Undercover at Villa d'Este: Cars, Stars and Style
By Martin Buckley
I usually become rapidly hacked-off at up market old car events yet there is something peculiarly soothing about Villa d'Este which is probably the poshest and certainly the oldest there is. For me the trip across the lake on a classic motor launch is a good start, checking out the concorso uniforms of fellow journalists as you forge across a still mist enshrouded Como; Fedoras and cravats are to the fore, even though their owners know, deep in their hearts, they look like movie extras in them and that the only person who ever looked good dressed like that is Fernando Rey in The French Connection. In fact I don't think he even wore a cravat. The furthest I ever went is a linen suit for Pebble Beach, but that's long gone now after it got washed with a hanky in the pocket.
In fact the look of the day for the true inhabitants of such events was very much Italian smart-casual; cashmere jumper draped over the shoulders, stripy shirt, perma-tan wife, hair swept back Miami Vice style (and that's just the blokes) and brightly coloured slacks. In the case of celebrity guest Jackie Stewart (his son Paul had a 300SL in the event) the slacks were pink with matching pink socks, but somehow he carried it off.
Someone reminded me that George Clooney lives on Lake Como (he's invited to the concours but doesn't come, presumably because there is no class for the Toyota Prius) but that he's selling up because of the attentions of the paparazzi. Advice to any Hollywood celebrity thinking of moving to Italy: paparazzi is an Italian word.
Even without Mr Clooney the people watching is every bit as good as the car watching at Villa d'Este, not to mention the overheard exchanges like the man who opined about a stunning, low mileage 1960s Ferrari of which just 36 were ever built being 'too ordinary' for the event, or the look of confusion on the modern Rolls-Royce owners face when a suit told him the new RR branded picnic hamper on display would set him back a mere €15,000. I even enjoyed the very particular way the waiters at the hotel had of ignoring me when I was gasping for a coffee.
After about an hour and a half at almost any other concours I feel dead and empty inside and just want to lie down in a darkened room. There's just too much to see usually. So much that I can't take in all the images and information and I get a kind of car blindness looking at all this polished aluminium and chrome and I begin to question everything about my life in a very existential way. Not so at Villa d'Este. A quick head count showed that maybe sixty five cars were in evidence in a relatively compact and mostly shady area in the gardens of the villa. Sixty five significant and famous cars is just enough but not too much, a concept the Italians have a grasp of. I understood later from a couple of people who had paid for their tickets why the event was pleasantly busy but certainly not rammed with visitors...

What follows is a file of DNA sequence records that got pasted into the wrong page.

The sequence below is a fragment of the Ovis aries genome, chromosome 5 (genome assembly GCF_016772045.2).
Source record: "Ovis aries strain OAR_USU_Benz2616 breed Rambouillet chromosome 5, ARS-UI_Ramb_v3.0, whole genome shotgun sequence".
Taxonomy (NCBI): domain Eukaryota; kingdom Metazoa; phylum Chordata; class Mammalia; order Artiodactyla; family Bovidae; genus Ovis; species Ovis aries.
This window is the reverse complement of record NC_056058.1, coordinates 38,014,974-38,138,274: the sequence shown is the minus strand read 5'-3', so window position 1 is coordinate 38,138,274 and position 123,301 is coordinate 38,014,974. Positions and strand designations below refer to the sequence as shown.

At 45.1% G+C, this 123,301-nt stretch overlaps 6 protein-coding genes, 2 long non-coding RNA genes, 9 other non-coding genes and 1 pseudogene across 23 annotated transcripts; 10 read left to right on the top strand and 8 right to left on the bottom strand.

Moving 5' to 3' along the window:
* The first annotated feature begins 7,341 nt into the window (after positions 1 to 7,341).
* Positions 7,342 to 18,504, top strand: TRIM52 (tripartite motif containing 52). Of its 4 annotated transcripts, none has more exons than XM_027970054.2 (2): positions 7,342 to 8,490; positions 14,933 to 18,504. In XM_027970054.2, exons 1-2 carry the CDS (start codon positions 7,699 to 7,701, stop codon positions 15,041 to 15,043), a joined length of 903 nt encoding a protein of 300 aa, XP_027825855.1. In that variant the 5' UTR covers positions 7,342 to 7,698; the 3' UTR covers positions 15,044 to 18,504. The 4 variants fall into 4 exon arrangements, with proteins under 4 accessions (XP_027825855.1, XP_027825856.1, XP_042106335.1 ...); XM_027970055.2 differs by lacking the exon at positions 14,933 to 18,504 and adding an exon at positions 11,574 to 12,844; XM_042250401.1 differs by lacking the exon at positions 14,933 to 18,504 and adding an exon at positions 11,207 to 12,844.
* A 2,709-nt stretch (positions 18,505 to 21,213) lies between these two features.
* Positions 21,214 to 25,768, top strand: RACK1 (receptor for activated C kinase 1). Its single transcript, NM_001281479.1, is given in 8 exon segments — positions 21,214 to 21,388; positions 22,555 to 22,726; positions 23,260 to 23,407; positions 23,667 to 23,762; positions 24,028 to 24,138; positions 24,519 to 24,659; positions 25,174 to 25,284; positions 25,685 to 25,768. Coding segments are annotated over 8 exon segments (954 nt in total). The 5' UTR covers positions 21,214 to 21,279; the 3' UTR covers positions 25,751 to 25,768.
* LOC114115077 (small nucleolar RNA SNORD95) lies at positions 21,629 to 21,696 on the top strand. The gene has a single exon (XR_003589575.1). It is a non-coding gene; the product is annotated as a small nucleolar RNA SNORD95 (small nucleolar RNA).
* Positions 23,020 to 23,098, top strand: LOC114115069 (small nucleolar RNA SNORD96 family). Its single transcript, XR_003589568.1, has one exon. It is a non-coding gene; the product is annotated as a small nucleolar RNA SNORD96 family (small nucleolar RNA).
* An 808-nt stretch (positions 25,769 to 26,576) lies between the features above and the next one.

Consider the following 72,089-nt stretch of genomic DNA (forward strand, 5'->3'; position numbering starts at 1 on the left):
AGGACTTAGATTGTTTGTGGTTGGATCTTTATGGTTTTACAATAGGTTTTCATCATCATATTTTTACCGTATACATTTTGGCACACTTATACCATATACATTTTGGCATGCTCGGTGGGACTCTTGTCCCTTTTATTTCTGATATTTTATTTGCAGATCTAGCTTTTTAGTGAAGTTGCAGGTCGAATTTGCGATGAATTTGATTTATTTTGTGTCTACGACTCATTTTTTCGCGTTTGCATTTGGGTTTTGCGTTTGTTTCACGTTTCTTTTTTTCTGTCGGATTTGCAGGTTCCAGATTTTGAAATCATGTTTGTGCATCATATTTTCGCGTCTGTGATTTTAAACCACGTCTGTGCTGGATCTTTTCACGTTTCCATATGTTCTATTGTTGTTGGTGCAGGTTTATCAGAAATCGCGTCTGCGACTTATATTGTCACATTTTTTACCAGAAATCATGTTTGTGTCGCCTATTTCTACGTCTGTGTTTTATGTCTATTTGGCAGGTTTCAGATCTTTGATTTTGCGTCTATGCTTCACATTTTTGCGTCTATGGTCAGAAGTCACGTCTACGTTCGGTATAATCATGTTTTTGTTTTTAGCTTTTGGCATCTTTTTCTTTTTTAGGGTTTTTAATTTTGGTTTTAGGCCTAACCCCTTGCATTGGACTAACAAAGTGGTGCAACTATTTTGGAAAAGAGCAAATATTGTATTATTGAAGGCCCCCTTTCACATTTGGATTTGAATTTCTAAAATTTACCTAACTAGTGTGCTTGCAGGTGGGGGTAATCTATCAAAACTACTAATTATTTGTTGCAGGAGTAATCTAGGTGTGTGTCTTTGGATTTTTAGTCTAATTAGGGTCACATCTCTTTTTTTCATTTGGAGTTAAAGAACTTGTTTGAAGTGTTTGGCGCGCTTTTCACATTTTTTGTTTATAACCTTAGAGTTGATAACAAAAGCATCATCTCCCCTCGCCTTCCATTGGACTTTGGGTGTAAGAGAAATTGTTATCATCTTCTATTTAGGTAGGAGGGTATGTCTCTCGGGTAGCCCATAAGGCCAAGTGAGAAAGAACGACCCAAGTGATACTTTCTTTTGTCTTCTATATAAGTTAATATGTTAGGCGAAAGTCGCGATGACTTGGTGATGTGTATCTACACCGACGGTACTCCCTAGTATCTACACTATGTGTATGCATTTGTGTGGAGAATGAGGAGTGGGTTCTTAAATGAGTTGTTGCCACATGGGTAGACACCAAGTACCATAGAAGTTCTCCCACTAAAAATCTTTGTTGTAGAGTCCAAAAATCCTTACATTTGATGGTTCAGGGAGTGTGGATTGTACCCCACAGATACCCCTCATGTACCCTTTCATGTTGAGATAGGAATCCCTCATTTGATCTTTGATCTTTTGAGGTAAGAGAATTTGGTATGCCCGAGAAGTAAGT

So I felt satisfied but not overwhelmed by what I'd seen; cars I'd only ever encountered in books and had assumed had long since been scrapped. Cars, I'm ashamed to admit I did not know existed like the Cisitalia-Ford that pre-empted the Ford Thunderbird. Later I think I understood from Simon Kidston's commentary, as he flowed effortlessly between English and Italian in his suave way, that the 808XF had been designed by a certain Aldo Brovarone - later the architect of many great Ferrari bodies and my much loved Lancia Gamma Coupe - and that was him sat in the thing as it drove past the judges! Among my personal star exhibits were the fabulous Lancia Florida and B52 Aurelia with the jet inspired front air intake and of course the Miura Roadster with about the most unsubtle metallic paint I have ever seen.
Yes, there were lots of new-looking old cars but I wouldn't necessarily denounce them as over restored. In any case the organisers had the confidence to show a sufficiency of original condition machinery like the wonderful ex-Colonel Giles Bugatti 57 that exuded an aroma from its gloriously crumpled leather seats you only get from a used, but loved, old car.
Although Villa d'Este is really a historic car event it is a great place to see the latest show cars and one-offs in the Concept Car and Prototype class as evidence that Italian coach building is not quite dead yet. The Corvette based Codatronca looked - and sounded - worthy of Batman but as a fan of weird estate cars I loved what Touring had done with the Bentley Continental Flying Star. It looked far too intriguing for any footballer to ever want to own it and that has to be a good thing.
And the winner is? Oscar Davis and his voluptuous 1938 Talbot-Lago T150CSS Goutte d'Eau by Figoni & Falaschi scooped the top award- the 'Best of Show' BMW Trophy decided by the jury (see main illustration)- whilst another veteran collector, former oil executive John Bookout Jr of Texas, represented by his two glamorous grand-daughters, took home the public-referendum Coppa d'Oro Villa d'Este for his unique 1955 Maserati A6GCS Spyder by Frua. This year the oldtimers reminded the youngsters how it's done...
Martin Buckley is a freelance British motoring writer, best known for his regular contributing to Classic & Sportscar magazine
Images: courtesy Ultimatecarpage; Sportcardigest
Come back soon to view the trailer of our 2010 Villa d'Este film.